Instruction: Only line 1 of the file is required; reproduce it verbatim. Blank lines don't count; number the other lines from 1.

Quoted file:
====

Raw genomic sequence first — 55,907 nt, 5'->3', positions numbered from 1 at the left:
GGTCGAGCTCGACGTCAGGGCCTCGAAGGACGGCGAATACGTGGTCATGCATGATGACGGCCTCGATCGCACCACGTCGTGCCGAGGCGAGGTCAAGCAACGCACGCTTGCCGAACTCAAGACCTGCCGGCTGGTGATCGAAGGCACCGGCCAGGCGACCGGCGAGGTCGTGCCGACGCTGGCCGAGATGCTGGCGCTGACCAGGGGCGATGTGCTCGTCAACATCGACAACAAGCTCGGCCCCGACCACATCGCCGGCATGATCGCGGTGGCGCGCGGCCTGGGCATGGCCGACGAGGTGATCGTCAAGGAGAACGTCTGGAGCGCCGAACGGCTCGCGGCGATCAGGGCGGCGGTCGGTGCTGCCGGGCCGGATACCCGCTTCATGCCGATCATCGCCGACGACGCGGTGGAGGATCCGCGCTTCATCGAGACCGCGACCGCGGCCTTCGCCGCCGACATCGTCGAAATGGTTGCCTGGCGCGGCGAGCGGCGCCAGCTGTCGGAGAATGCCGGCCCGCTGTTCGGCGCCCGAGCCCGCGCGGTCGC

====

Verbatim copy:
Raw genomic sequence first — 55,907 nt, 5'->3', positions numbered from 1 at the left: